Determining human immunodeficiency virus coreceptor use in a clinical setting: degree of correlation between two phenotypic assays and a bioinformatic model.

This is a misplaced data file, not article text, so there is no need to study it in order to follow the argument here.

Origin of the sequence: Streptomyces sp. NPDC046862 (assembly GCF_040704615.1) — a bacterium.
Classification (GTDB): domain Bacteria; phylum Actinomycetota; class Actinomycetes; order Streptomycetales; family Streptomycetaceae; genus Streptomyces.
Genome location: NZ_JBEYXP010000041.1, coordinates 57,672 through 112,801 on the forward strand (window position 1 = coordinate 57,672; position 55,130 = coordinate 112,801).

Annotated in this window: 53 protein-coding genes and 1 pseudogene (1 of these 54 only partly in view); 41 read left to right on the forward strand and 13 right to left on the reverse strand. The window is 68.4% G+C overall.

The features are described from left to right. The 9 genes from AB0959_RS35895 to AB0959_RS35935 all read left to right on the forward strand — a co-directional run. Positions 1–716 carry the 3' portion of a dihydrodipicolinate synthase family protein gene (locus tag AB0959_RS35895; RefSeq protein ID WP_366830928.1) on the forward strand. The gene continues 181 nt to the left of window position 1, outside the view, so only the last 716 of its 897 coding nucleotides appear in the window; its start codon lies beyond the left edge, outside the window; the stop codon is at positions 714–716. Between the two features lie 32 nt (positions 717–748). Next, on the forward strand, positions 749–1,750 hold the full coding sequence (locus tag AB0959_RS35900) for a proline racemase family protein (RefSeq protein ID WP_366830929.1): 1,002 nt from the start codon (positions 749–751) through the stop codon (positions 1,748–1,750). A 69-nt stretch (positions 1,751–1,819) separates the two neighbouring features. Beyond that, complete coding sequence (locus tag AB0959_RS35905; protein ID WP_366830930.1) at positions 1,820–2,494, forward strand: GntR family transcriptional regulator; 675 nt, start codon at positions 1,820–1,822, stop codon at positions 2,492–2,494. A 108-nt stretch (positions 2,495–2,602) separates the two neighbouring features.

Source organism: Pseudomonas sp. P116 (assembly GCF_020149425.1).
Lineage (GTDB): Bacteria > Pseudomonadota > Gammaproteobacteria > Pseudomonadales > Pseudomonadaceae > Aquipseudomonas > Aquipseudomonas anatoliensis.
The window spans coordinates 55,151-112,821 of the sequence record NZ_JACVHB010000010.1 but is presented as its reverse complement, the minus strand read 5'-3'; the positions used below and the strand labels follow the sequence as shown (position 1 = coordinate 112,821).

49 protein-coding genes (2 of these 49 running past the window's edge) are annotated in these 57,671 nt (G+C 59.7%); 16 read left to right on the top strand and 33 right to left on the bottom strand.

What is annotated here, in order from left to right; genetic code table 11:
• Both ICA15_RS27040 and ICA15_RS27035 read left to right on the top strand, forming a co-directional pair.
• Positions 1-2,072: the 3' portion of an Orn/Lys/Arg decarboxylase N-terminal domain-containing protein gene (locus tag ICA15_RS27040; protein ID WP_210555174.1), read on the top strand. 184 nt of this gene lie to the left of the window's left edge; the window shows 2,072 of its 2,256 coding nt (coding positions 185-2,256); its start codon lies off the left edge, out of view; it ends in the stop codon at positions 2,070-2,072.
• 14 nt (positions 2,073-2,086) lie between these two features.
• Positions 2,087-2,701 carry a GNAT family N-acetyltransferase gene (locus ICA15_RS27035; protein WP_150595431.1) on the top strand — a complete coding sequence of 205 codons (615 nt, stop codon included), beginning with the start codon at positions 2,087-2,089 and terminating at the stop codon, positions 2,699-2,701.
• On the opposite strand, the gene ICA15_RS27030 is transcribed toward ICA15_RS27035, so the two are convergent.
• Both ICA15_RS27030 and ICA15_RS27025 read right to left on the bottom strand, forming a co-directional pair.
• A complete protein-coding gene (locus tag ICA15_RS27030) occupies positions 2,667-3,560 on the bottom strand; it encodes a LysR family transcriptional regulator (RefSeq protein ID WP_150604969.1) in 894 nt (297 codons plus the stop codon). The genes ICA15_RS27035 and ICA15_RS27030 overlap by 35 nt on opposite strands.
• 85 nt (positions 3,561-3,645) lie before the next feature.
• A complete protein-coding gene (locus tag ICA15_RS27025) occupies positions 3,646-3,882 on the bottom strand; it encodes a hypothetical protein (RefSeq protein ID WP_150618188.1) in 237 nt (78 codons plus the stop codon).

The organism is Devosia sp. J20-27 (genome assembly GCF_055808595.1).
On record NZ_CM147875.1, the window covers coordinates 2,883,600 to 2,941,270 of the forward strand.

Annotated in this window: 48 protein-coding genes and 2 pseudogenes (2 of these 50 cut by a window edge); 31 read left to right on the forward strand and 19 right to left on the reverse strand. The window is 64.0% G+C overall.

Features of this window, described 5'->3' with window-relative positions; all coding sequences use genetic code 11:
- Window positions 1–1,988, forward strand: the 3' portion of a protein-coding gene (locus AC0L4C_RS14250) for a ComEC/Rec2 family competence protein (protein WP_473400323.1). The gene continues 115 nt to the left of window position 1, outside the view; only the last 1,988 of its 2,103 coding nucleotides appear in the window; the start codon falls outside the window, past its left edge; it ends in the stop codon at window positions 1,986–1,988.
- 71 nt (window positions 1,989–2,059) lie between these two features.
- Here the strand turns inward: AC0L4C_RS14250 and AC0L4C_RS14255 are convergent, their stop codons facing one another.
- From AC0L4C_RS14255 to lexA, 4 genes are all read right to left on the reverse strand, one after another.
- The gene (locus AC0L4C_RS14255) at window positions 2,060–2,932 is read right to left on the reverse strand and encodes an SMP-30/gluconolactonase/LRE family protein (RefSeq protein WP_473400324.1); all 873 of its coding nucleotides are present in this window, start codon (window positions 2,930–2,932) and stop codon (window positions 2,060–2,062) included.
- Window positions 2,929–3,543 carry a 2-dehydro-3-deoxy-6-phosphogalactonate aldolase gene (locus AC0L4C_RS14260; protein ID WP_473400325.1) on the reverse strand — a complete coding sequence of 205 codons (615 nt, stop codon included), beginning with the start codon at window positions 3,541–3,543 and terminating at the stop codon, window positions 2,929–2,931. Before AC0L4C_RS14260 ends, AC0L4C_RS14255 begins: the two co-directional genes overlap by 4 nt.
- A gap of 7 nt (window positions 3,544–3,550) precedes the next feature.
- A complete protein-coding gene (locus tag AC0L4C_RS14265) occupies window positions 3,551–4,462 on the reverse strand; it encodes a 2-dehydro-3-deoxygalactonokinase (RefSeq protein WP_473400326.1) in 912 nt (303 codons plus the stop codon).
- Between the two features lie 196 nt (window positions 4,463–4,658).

Two recombinant phenotypic assays for human immunodeficiency virus (HIV) coreceptor usage and an HIV envelope genotypic predictor were employed on a set of clinically derived HIV type 1 (HIV-1) samples in order to evaluate the concordance between measures. Previously genotyped HIV-1 samples derived from antiretroviral-naive individuals were tested for coreceptor usage using two independent phenotyping methods. Phenotypes were determined by validated recombinant assays that incorporate either an approximately 2,500-bp ("Trofile" assay) or an approximately 900-bp (TRT assay) fragment of the HIV envelope gp120. Population-based HIV envelope V3 loop sequences ( approximately 105 bp) were derived by automated sequence analysis. Genotypic coreceptor predictions were performed using a support vector machine model trained on a separate genotype-Trofile phenotype data set. HIV coreceptor usage was obtained from both phenotypic assays for 74 samples, with an overall 85.1% concordance. There was no evidence of a difference in sensitivity between the two phenotypic assays. A bioinformatic algorithm based on a support vector machine using HIV V3 genotype data was able to achieve 86.5% and 79.7% concordance with the Trofile and TRT assays, respectively, approaching the degree of agreement between the two phenotype assays. In most cases, the phenotype assays and the bioinformatic approach gave similar results. However, in cases where there were differences in the tropism results, it was not clear which of the assays was "correct." X4 (CXCR4-using) minority species in clinically derived samples likely complicate the interpretation of both phenotypic and genotypic assessments of HIV tropism.




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